Measurement of radiated noise from surface ships - influence of the sea surface reflection coefficient on the Lloyd's mirror effect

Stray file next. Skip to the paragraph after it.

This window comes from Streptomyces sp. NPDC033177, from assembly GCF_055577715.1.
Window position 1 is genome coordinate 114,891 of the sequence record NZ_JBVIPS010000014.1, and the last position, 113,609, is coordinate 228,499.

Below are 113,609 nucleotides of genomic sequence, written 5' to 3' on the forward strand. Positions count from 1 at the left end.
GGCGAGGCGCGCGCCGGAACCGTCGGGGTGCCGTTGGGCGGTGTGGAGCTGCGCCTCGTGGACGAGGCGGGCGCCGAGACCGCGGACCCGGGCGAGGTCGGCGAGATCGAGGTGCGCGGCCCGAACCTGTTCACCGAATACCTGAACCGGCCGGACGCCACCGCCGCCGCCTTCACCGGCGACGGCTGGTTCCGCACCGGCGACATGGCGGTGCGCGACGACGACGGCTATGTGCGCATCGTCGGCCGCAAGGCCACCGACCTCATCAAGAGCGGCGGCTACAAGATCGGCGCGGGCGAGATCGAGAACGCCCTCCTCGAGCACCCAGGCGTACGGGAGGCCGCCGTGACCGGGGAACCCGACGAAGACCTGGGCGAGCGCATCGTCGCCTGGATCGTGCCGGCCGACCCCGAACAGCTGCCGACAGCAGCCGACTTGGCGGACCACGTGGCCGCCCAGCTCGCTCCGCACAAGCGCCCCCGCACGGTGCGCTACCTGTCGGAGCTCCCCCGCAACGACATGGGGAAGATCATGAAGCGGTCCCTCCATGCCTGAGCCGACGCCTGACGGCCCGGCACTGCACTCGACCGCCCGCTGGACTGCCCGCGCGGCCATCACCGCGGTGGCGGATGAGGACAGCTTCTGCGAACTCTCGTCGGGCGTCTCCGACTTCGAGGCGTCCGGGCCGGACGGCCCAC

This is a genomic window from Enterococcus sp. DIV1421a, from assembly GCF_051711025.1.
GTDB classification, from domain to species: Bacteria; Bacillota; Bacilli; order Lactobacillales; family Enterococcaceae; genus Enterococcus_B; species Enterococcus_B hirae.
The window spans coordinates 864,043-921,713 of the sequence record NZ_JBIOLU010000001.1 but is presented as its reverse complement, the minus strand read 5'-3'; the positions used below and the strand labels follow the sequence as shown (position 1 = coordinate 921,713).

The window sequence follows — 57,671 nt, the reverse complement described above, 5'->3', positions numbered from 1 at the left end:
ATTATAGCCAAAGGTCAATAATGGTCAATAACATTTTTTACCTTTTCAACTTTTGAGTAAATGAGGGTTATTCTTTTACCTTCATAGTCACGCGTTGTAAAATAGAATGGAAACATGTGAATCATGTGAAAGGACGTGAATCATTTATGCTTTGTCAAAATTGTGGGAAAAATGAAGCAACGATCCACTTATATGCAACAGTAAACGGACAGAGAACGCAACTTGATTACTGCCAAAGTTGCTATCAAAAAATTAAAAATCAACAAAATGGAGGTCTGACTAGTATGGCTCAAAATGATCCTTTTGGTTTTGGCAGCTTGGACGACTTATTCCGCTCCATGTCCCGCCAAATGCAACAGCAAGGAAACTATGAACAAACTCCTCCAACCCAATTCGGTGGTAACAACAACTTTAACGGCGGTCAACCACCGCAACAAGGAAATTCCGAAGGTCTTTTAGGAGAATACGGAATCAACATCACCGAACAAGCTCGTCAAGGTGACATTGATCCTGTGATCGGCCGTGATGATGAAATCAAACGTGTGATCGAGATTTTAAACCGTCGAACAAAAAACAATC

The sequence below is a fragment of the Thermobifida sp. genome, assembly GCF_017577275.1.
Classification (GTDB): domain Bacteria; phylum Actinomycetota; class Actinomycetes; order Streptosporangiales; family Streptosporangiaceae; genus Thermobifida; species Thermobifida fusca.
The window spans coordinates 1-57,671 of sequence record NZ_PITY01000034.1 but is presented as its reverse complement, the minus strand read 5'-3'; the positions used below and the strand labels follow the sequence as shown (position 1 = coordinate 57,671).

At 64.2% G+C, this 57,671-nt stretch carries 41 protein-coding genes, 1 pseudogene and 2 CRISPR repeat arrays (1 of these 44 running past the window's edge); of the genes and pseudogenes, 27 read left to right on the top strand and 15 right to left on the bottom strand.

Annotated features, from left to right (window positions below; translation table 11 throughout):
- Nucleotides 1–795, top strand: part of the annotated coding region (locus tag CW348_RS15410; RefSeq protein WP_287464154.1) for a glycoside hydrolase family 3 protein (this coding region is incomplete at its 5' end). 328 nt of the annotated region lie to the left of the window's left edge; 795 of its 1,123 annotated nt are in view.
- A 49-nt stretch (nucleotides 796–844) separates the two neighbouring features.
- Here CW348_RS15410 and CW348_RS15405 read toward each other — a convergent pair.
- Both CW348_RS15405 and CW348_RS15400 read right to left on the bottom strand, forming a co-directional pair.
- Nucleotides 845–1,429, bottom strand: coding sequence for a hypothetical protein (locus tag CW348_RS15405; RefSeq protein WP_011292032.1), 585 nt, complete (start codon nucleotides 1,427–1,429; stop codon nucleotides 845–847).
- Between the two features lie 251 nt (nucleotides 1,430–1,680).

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The assessment of ship underwater noise signature is highly important not only to a range of naval applications but for the assessment and mitigation of shipping related noise impact on marine animals. One of the main phenomena affecting ship radiated noise measurement is Lloyd’s mirror effect, which describes the interference between the direct sound path and the path reflected on sea surface. Having published a first standard for radiated noise measurement in deep waters for comparison purposes, the ISO committee on underwater acoustics is working towards an objective of correcting the Lloyd’s mirror effect. While it is assumed that the surface of the ocean acts as a perfect mirror, this is not often the case due to sea surface deformation. The aim of the present study is to investigate the influence of a non-perfect reflection coefficient on the Lloyd’s mirror effect. This is achieved through the use of different models taken from the literature that provide an effective reflection coefficient depending on frequency, grazing angle and sea state. Results are presented in the form of acoustic pressure maps at short propagation distances and of frequency responses at different observation points, for sea states up to 3. Simulations show that the effect is small at low frequencies, and at high frequencies a deviation of up to 3 dB appears. However, these results are dependent on the reflection coefficient model used.